With the five-year fight between the Bus Riders Union and the Metropolitan Transportation Authority for additional buses again in the news, I cannot but reflect on how a "poor, backward" country like Mexico has come to achieve what is impossible in the San Fernando Valley: a transportation system for the masses.
In Mexico City, the government subsidizes all public transportation. Folks ride the Metro for a pittance. During the 1985 earthquake, it was considered the safest place in the city. Buses run every 5 to 10 minutes from most areas. Taxis (refurbished Volkswagens) are dirt cheap; even college students ride them. The half-hour ride to the airport costs less than $15. In sum, trabajadores--workers--few of whom own cars, are assured of getting to work. Regardless.
As the bus I'm on cuts through the crowded Mexico City streets, I cannot but pity the Latino bus riders back home who stand for hours at low-paying jobs, then must once more stand inside a hot, stuffy bus. And pity the homemaker who takes the bus to el mercado, the market, and then, laden with grocery bags, struggles for a seat. But most of all, pity the sickly folks who take two to three buses to the hospital for chemotherapy, then must wait hours for a bus while trying not to pass out.
Having had access to a car for most of my life, I've rarely taken the bus, which is fortunate because for eons, bus service in Sunland-Tujunga was almost nonexistent.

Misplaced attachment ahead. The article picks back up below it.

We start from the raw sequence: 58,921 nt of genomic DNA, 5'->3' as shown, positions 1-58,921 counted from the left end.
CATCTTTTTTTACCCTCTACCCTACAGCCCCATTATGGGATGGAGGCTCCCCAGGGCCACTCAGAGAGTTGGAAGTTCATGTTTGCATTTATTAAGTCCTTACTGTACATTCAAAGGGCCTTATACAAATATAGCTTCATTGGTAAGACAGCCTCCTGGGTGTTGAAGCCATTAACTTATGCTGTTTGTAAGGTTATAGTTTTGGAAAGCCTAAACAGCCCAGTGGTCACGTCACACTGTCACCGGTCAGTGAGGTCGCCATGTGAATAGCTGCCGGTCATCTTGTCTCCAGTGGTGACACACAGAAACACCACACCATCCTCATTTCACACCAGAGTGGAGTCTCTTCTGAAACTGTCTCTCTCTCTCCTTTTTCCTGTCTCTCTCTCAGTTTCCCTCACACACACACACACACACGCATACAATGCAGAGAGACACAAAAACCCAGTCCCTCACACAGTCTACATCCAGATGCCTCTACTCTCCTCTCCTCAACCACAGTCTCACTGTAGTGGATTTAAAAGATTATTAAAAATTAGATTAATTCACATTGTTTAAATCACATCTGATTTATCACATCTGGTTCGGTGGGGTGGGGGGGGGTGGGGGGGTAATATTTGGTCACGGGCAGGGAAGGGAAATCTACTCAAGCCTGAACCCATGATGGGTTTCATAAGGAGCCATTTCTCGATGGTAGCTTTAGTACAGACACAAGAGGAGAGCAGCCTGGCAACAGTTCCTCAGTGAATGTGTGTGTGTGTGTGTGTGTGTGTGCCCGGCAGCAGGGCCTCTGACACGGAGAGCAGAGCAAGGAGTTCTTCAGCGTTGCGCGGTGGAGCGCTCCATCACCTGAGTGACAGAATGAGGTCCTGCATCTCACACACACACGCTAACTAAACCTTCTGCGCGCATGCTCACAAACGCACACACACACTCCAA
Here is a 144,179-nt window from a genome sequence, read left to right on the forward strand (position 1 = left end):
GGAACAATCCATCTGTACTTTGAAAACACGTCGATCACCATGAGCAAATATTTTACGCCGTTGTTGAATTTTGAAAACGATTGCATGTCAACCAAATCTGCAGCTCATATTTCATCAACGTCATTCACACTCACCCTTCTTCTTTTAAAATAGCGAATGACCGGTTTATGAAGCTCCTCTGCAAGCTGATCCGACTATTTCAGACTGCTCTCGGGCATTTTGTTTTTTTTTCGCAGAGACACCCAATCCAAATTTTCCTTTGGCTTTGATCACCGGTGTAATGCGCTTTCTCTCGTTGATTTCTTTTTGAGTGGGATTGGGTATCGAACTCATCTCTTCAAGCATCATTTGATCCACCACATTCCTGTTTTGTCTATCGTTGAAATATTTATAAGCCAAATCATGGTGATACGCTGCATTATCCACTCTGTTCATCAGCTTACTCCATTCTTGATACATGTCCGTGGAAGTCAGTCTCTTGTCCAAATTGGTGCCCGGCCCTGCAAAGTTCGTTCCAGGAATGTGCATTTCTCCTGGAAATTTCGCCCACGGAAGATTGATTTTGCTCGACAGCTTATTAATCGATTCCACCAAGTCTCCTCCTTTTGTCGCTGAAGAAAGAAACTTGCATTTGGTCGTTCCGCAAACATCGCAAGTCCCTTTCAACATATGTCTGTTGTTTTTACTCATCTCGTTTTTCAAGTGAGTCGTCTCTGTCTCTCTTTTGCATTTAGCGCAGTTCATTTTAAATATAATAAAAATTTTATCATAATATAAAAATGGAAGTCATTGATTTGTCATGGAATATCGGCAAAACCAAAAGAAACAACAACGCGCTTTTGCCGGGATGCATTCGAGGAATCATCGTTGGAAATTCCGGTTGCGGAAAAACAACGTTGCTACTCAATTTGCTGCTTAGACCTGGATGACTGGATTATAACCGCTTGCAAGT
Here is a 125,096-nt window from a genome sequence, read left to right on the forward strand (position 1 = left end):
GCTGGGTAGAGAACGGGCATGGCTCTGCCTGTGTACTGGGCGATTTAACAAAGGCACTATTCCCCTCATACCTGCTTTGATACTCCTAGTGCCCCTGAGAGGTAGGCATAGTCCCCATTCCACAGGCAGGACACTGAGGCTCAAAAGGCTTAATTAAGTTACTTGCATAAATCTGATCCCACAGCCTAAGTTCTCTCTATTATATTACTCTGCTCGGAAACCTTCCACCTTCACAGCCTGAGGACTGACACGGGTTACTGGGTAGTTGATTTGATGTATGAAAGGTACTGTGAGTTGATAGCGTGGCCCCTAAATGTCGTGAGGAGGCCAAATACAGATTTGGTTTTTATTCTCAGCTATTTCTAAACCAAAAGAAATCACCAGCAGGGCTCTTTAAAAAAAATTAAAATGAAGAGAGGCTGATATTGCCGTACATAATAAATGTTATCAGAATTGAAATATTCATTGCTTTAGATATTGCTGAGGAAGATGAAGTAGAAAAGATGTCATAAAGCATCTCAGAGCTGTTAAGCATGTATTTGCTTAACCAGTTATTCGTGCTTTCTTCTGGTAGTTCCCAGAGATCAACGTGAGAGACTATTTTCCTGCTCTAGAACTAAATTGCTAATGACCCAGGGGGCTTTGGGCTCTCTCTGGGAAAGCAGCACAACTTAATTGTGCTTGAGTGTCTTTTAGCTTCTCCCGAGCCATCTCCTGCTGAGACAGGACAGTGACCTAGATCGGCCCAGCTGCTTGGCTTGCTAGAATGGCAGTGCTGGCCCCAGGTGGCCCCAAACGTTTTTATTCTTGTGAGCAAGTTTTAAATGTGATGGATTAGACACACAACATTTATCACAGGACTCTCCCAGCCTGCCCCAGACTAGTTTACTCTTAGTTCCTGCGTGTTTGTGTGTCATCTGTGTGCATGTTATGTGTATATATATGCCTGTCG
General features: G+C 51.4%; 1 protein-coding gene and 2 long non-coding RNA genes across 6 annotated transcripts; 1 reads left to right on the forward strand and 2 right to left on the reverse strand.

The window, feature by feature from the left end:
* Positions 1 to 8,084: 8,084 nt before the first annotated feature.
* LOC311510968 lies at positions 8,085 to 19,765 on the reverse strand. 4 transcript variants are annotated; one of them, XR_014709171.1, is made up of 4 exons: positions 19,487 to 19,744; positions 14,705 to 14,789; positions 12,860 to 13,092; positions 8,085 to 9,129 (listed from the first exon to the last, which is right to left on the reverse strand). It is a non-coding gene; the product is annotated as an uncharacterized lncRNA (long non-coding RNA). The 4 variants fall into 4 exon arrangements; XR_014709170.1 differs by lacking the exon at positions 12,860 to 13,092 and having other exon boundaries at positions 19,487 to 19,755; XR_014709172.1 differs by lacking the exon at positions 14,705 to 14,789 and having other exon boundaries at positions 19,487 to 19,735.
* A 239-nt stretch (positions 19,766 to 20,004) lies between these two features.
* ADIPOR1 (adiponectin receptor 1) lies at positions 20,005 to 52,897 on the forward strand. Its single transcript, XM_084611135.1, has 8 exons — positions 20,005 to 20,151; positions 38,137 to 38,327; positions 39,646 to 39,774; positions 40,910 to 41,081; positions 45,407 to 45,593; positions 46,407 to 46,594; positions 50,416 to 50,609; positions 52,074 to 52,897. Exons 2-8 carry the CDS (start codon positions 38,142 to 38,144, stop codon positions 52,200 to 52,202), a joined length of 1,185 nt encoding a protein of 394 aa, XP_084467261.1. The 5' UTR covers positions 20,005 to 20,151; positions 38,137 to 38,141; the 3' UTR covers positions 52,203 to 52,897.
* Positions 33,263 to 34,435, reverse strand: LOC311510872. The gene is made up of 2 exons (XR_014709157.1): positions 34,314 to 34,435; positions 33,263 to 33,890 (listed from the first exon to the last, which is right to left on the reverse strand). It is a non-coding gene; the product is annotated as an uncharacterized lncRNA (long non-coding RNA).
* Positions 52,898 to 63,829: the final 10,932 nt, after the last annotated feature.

My one experience was in the 1980s when, as a graduate student at UCLA, I rode Line 88 from the then-Pacoima Memorial Hospital parking lot to campus. A student pass cost $10 a month.
At first I enjoyed the 40-minute ride, but by afternoon, folks got pushy. Forced to stand, I juggled purse and book bag as tired maids from Bel-Air grasped bus straps to keep from falling. By the time we hit Sherman Way, most office workers were gone; rowdy students now filled the aisles. At Van Nuys Boulevard in Pacoima, the overloaded bus no longer stopped. As we flew by, folks waiting at the bus stop looked at us with envy.
When in Mexico City, much to the concern of my hosts, I take the Metro to el Zocalo, the city's hub. The handicapped get to ride free, in designated seats near the doors. On weekends, folks in their Sunday best ride to Bellas Artes, Mexico's Carnegie Hall, home to the Mexican Symphony. But the most crowded Metro line is the one going to the Basilica of Our Lady of Guadalupe, where pilgrims from small villages pray, light candles and offer flowers to la virgen, the virgin.
I knew I was back in California when at Los Angeles International Airport, the only Flyaway bus, a shuttle out of Van Nuys Airport, screeched to a stop and the harassed driver announced that he could only take on five passengers. Faster than a speeding bullet, I pushed my way to the front and jumped aboard. I dared not grumble at having to stand, grateful to be on the inside, even more so when at the next stop, the driver again refused passengers. Amid jeers (and some threats), he yelled: "Another bus is on its way." Liar, Liar! When we finally took off, everyone in the bus cheered.
While the MTA and the City Council squabble over which district most needs mass transportation, folks in the San Fernando Valley wait. And wait. I ask you: Is there a lesson to be learned from a "poor, undeveloped" country?